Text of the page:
While Ballet Black has been garnering the headlines for diversity in British dance, including a surprise appearance in support of Stormzy at Glastonbury just a couple of days after this performance, Phoenix Dance Theatre has been pursuing a quieter but nonetheless just as significant revolution to change the face of dance from its base in Leeds. The company is truly diverse with its eight dancers a heady cocktail of black, Asian, minority ethnic, Latin American and White European; and, there are only eight of them. Artistic Director, Sharon Watson has recruited well and here is a young company that pulls well above its weight, works incredibly hard and everyone is a star.

<i>Left Unseen</i> © Drew Forsyth
Left Unseen
© Drew Forsyth

This double bill of new work requires all the dancers to perform, all the time, and it’s a surprise that the interval isn’t much, much longer to enable their recovery. Quick ice baths would have been in order! They are universally strong and form a well-knit team, which is another good reason for being analogous with Ballet Black.

The company is also showcasing two choreographers who are unfamiliar to London audiences: firstly, Amaury Lebrun, a French national who has worked extensively as a dancer in Germany and Spain; and secondly, Haitian, Jeanguy Saintus, the founder of Ayikodans. An all-male programme but we can forgive Phoenix that integral bias given the success of Watson’s own Windrush: Movement of the People, in 2018; and Caroline Finn’s Bloom, remarkably dating back to 2015.

Carlos J. Martinez in <i>Left Unseen</i> © Drew Forsyth
Carlos J. Martinez in Left Unseen
© Drew Forsyth

The duo of works was reversed from the programme order with Lebrun’s Left Unseen opening the show. For me, it had some resonance with the choreographic style of Crystal Pite – without in any way being derivative – having a flowing whole which is something over and above the sum of its parts. On more than one occasion I found myself counting the dancers because it seemed improbable that there were only eight. This joyful work was set to a mixture of modern music by Alva Noto and Ryuichi Sakamoto (two tracks from the 2008 album utp_) and many more from two albums (Mount A and Without Sinking, respectively released in 2006 and 2009) by Icelandic cellist, Hildur Guðnadóttir . There were also sequences in silence, which enhanced the ideals of isolation within inclusion in this thematic representation of modern life.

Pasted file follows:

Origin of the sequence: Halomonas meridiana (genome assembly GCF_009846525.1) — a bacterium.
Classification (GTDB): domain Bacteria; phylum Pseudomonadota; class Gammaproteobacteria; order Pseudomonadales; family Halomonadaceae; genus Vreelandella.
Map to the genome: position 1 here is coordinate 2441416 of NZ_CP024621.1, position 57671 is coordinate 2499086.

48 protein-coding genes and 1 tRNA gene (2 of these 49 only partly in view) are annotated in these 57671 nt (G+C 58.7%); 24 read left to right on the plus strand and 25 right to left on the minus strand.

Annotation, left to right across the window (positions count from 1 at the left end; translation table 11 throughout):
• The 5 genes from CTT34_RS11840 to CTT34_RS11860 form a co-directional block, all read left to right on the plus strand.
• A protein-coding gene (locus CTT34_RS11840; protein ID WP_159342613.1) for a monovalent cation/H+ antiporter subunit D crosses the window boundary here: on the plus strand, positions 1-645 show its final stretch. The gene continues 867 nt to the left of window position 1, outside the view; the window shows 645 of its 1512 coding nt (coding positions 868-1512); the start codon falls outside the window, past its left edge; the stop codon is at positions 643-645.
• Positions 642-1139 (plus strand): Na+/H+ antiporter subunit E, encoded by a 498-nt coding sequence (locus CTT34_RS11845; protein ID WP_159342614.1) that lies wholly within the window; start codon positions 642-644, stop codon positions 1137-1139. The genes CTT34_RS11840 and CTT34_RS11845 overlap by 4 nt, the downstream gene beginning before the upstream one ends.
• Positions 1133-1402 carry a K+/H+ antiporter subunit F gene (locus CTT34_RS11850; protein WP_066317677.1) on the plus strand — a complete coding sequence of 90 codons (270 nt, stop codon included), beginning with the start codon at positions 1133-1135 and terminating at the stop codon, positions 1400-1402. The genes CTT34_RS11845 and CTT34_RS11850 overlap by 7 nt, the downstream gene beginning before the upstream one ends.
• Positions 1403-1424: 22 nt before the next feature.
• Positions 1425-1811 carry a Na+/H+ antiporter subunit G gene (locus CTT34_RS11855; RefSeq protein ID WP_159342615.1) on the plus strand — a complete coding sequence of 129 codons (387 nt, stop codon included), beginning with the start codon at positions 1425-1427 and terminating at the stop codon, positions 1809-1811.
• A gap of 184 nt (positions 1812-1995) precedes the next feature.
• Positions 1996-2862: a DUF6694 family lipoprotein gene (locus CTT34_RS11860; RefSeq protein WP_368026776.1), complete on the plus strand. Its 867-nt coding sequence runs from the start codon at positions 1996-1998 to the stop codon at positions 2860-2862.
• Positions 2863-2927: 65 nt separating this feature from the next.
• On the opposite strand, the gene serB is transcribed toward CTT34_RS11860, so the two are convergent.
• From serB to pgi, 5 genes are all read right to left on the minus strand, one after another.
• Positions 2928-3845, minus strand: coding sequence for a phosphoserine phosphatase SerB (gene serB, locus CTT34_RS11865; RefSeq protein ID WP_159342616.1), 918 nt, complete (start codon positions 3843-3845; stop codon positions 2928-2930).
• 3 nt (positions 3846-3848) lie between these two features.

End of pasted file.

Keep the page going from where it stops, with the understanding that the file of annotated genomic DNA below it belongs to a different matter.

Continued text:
The strength of Aaron Chaplin and Prentice Whitlow was the bedrock around which the quicksilver movement of the other six dancers’ flows, their harmonious patterns appearing to have an underlying mathematical or emergent structure, reasserted by regular vestiges of repetition. Lebrun was also responsible for the costume design of unisex grey shirts and trousers, which further emphasised the anonymity within the troupe. His choreography was complex, requiring smooth interactions amongst the group with any lapse in timing being cruelly exposed: but none were evident. The women are strong (Vanessa Vince Pang is Amazonian); the men are fluid. An ensemble that defies the norms gave a slick and impressive performance.

Phoenix Dance Theatre’s <i>The Rite of Spring</i> © Tristram Kenton
Phoenix Dance Theatre’s The Rite of Spring
© Tristram Kenton

It is a brave choreographer that takes on The Rite of Spring, given that some of the most impressive works of modern dance have been set to Stravinsky’s gargantuan score, and many more have fallen by the wayside in valiant but unworthy attempts. It is a braver choreographer still to attempt it with only eight dancers. Saintus deserves these two badges of courage for this interpretation created on Phoenix, set to the well-oiled recording of Le Sacre du printemps by The Cleveland Orchestra, conducted by Pierre Boulez (for my money, I would have opted for the more visceral attack of the Dudamel version for the Simón Bolívar Youth Orchestra of Venezuela).

It unlike any Rite yet seen, which is an advantage. Saintus’ reworking, unveiled in Leeds as part of a double bill with Opera North, gains its credence from the folklore of the choreographer’s native Haiti, featuring ceremony and celebration. Unfortunately, one needs to read the programme notes to appreciate this variation on the norm, explaining Yann Seabra’s unusually formal white costumes, with inexplicable transparent cloth-covered backs, matching the skin tone of the wearer; and the lack of an obvious tribal ritual leading to identifying a chosen one. In place of this, the production apparently follows three figures from Haitian folklore although this was unclear to me during the performance. The closing moments are defined by universal twitching and shaking by the dancers, at last invoking the idea of voodooism and hypnosis in a mesmerising finale that ends abruptly with an intriguing closing tableau.